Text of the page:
Matt Perkins has a new blog post out this morning reviewing the movie Kautokeino Opprøret (The Kautokeino Rebellion). The movie and the review are both worth a look:
The Kautokeino Rebellion
It's been a couple of years since I've seen this film, but I will always be struck by how I felt sitting in the movie theater, coming face to face with Lars Levi Laestadius on the big screen. Even though he only makes a short appearance, I felt goosebumps seeing and hearing him thunder from the pulpit.
The film also reminded me of something that it's very easy to forget as an ex-Laestadian: that the movement in its early years spoke to real issues and real needs among its adherents. Temperance might seem like much ado about nothing to me today, but for the Sami in Lapland it was a real issue, and Laestadianism provided not only spiritual renewal but the justification to take on the established Lutheran church and other "powers that be."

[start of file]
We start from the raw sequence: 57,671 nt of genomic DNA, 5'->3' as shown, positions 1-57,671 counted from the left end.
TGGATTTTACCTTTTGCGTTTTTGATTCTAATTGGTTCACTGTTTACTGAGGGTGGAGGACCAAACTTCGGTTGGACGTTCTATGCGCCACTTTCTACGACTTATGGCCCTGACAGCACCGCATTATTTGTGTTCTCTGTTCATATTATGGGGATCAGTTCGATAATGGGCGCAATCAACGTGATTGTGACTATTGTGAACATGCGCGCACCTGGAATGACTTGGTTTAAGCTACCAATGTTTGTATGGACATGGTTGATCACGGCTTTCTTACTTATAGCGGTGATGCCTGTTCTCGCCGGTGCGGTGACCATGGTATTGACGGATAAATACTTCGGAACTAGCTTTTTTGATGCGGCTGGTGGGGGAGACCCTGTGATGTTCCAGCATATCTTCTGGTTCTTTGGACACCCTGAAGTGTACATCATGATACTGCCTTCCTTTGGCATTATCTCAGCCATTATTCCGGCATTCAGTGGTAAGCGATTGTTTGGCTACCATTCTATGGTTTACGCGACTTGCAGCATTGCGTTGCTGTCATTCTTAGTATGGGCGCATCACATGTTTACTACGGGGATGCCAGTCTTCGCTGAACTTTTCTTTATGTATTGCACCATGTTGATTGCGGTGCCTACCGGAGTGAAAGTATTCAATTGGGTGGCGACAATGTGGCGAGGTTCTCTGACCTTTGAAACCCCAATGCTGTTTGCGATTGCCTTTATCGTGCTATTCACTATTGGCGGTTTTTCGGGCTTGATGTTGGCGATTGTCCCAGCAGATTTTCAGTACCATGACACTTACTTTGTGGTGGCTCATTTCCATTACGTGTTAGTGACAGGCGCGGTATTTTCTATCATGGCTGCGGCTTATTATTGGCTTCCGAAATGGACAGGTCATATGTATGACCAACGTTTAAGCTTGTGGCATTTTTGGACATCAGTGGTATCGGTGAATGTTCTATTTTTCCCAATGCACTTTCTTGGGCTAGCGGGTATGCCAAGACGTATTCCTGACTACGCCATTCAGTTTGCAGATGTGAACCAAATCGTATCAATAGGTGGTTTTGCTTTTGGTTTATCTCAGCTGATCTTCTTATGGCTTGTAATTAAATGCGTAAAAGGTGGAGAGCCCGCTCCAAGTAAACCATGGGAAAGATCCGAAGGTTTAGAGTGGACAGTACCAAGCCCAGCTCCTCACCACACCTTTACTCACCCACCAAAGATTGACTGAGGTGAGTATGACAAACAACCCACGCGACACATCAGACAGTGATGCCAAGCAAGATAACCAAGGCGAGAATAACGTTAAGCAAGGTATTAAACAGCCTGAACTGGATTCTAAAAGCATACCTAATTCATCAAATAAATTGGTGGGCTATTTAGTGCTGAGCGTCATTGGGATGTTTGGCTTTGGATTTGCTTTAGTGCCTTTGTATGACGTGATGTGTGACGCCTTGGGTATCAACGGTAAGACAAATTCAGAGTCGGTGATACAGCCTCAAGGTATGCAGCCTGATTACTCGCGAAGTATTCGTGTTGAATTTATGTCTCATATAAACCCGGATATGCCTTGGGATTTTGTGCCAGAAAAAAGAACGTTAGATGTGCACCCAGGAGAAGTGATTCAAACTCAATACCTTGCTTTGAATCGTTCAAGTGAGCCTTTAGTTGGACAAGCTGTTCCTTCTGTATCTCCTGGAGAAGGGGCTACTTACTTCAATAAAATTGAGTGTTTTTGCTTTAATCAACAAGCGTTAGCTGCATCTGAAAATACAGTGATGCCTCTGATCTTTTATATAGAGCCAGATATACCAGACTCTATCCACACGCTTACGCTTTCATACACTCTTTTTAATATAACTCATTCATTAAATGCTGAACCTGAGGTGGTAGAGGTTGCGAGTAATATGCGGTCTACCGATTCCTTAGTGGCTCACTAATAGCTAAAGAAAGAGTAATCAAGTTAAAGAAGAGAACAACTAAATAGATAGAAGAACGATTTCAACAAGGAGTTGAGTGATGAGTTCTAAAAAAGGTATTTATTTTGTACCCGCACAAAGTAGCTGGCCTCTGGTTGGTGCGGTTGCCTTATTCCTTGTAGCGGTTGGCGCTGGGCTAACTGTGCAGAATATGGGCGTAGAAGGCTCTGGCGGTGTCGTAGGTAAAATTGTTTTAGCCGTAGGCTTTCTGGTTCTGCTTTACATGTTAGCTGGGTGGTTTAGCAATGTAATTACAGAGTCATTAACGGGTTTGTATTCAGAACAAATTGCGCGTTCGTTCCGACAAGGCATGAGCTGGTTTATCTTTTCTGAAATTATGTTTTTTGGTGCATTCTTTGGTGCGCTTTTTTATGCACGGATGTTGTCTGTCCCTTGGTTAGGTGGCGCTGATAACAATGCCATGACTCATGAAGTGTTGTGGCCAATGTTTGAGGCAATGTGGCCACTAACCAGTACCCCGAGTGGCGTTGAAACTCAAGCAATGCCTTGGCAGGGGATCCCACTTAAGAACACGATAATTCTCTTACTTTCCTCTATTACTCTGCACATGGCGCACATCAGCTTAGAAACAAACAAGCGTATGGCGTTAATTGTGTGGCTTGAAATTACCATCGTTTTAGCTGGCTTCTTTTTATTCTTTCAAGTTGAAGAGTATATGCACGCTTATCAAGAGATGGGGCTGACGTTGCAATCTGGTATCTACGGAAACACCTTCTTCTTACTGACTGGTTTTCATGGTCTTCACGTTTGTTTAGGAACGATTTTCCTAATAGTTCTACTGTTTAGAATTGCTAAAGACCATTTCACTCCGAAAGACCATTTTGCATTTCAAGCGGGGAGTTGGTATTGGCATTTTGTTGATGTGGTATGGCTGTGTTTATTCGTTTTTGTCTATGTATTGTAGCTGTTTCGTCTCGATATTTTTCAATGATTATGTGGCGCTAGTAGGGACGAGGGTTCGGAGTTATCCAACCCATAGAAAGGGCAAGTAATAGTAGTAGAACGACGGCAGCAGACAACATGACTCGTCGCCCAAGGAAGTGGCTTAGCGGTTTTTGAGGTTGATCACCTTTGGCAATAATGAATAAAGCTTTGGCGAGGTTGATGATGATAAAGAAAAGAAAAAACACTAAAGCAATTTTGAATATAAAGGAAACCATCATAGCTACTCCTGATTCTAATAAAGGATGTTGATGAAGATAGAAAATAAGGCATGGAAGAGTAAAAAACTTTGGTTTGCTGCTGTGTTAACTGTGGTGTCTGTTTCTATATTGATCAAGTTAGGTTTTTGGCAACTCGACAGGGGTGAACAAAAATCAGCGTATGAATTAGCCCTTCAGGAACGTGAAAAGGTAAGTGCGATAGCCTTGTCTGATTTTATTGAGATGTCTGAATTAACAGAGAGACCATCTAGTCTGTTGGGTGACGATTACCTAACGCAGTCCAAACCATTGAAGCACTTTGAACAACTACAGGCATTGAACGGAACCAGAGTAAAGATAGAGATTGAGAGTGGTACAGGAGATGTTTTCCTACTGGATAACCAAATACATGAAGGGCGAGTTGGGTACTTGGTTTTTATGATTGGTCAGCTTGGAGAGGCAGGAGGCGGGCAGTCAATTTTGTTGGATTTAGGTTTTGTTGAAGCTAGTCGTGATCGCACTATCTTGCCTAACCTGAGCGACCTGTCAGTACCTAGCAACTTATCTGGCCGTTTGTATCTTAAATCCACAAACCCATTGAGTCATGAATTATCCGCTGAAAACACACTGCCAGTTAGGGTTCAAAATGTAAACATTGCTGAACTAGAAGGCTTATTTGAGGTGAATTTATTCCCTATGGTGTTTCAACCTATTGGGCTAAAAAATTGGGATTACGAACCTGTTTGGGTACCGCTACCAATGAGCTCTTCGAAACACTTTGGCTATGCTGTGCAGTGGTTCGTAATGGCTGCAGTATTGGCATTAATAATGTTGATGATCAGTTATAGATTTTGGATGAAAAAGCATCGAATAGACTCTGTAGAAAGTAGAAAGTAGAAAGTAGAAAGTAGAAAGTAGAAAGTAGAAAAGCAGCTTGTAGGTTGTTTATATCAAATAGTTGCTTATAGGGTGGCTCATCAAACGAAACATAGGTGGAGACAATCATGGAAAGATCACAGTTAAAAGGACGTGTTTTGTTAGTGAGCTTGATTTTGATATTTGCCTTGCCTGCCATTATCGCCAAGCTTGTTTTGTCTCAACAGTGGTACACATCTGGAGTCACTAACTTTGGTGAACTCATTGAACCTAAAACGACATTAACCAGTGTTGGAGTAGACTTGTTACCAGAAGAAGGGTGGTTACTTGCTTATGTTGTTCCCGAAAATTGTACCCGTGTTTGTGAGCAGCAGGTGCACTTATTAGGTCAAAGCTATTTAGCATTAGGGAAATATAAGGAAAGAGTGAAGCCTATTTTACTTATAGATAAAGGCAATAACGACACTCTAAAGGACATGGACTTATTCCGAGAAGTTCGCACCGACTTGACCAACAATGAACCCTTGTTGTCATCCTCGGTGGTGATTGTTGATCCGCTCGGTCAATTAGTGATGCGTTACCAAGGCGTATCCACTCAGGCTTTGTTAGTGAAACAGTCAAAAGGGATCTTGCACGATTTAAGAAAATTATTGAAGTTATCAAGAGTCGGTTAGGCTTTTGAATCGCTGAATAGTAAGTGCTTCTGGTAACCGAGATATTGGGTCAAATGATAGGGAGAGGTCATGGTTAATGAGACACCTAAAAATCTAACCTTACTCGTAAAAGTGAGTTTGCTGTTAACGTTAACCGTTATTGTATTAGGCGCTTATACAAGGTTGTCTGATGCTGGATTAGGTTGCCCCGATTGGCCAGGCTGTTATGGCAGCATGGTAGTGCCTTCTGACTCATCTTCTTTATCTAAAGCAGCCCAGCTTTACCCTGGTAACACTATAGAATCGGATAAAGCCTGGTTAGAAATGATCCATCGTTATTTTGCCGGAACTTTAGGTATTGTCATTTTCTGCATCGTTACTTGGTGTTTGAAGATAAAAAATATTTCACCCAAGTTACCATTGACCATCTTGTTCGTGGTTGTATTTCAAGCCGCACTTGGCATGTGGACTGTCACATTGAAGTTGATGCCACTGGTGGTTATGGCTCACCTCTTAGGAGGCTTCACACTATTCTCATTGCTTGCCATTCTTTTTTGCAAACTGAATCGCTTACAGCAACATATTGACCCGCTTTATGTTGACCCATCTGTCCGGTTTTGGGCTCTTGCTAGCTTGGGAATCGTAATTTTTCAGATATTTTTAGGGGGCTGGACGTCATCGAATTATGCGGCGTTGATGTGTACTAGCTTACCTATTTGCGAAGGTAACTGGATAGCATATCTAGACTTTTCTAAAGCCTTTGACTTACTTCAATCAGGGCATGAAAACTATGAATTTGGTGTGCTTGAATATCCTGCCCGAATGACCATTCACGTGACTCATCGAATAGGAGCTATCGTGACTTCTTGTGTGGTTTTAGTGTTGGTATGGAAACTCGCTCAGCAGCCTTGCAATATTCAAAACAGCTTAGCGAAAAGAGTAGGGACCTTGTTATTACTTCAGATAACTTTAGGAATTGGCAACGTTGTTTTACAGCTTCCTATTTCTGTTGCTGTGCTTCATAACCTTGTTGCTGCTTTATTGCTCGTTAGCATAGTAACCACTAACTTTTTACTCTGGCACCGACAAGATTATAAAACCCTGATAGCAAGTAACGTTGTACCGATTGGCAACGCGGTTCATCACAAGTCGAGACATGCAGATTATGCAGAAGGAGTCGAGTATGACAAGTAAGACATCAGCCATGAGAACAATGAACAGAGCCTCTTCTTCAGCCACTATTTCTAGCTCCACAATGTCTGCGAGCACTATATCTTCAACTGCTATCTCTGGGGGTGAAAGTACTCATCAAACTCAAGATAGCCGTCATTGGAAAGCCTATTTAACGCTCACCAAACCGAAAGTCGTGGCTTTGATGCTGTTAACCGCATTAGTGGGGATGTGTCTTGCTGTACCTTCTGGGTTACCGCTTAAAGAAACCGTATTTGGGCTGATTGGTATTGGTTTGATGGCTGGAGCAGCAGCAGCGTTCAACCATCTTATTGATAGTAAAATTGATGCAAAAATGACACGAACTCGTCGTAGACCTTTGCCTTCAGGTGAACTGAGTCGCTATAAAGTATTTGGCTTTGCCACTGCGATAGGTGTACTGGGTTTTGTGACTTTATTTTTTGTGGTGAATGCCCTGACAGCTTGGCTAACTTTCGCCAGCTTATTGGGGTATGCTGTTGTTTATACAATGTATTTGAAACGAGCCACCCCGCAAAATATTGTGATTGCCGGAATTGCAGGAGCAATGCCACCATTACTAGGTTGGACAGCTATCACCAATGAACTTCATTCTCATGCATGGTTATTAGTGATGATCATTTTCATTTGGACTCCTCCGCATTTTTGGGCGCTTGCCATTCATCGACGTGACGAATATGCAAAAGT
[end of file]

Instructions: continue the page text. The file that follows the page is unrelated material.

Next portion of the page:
At the same time, I couldn't help but wonder what the film says about the danger of populist movements getting out of hand. Luther had the Peasant's War, and Laestadius had Kautokeino.
SEE ALSO: Laestadian Films on Extoots
The Kautokeino Rebellion on Wikipedia
Other posts about Laestadianism by Matt Perkins